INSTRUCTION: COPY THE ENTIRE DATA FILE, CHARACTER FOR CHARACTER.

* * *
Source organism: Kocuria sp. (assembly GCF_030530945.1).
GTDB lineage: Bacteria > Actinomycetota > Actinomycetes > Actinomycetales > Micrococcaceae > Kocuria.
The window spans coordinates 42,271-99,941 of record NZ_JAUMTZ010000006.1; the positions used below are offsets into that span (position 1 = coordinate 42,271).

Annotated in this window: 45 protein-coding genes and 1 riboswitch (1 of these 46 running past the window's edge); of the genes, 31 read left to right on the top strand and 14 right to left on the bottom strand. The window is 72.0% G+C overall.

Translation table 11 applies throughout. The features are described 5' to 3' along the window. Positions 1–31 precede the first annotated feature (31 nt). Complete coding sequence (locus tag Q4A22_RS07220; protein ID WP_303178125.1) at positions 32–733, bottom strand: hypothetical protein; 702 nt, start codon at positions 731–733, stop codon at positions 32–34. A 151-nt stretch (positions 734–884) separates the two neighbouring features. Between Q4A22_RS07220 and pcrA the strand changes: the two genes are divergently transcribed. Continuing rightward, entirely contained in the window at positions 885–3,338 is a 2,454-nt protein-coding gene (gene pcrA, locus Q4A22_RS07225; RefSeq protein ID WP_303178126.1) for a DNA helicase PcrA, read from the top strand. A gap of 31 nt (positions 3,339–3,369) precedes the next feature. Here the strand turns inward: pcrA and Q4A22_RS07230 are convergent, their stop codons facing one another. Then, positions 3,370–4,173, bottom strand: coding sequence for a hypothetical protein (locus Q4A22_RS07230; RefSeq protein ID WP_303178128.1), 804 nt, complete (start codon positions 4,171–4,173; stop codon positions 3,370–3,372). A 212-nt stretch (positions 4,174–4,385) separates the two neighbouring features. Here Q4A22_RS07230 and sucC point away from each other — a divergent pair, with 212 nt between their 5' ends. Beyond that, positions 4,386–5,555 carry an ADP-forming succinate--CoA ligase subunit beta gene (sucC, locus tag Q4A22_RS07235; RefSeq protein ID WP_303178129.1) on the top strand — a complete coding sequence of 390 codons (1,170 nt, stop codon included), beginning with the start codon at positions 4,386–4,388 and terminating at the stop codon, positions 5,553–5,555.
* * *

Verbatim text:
Source organism: Kocuria sp. (assembly GCF_030530945.1).
GTDB lineage: Bacteria > Actinomycetota > Actinomycetes > Actinomycetales > Micrococcaceae > Kocuria.
The window spans coordinates 42,271-99,941 of record NZ_JAUMTZ010000006.1; the positions used below are offsets into that span (position 1 = coordinate 42,271).

Annotated in this window: 45 protein-coding genes and 1 riboswitch (1 of these 46 running past the window's edge); of the genes, 31 read left to right on the top strand and 14 right to left on the bottom strand. The window is 72.0% G+C overall.

Translation table 11 applies throughout. The features are described 5' to 3' along the window. Positions 1–31 precede the first annotated feature (31 nt). Complete coding sequence (locus tag Q4A22_RS07220; protein ID WP_303178125.1) at positions 32–733, bottom strand: hypothetical protein; 702 nt, start codon at positions 731–733, stop codon at positions 32–34. A 151-nt stretch (positions 734–884) separates the two neighbouring features. Between Q4A22_RS07220 and pcrA the strand changes: the two genes are divergently transcribed. Continuing rightward, entirely contained in the window at positions 885–3,338 is a 2,454-nt protein-coding gene (gene pcrA, locus Q4A22_RS07225; RefSeq protein ID WP_303178126.1) for a DNA helicase PcrA, read from the top strand. A gap of 31 nt (positions 3,339–3,369) precedes the next feature. Here the strand turns inward: pcrA and Q4A22_RS07230 are convergent, their stop codons facing one another. Then, positions 3,370–4,173, bottom strand: coding sequence for a hypothetical protein (locus Q4A22_RS07230; RefSeq protein ID WP_303178128.1), 804 nt, complete (start codon positions 4,171–4,173; stop codon positions 3,370–3,372). A 212-nt stretch (positions 4,174–4,385) separates the two neighbouring features. Here Q4A22_RS07230 and sucC point away from each other — a divergent pair, with 212 nt between their 5' ends. Beyond that, positions 4,386–5,555 carry an ADP-forming succinate--CoA ligase subunit beta gene (sucC, locus tag Q4A22_RS07235; RefSeq protein ID WP_303178129.1) on the top strand — a complete coding sequence of 390 codons (1,170 nt, stop codon included), beginning with the start codon at positions 4,386–4,388 and terminating at the stop codon, positions 5,553–5,555.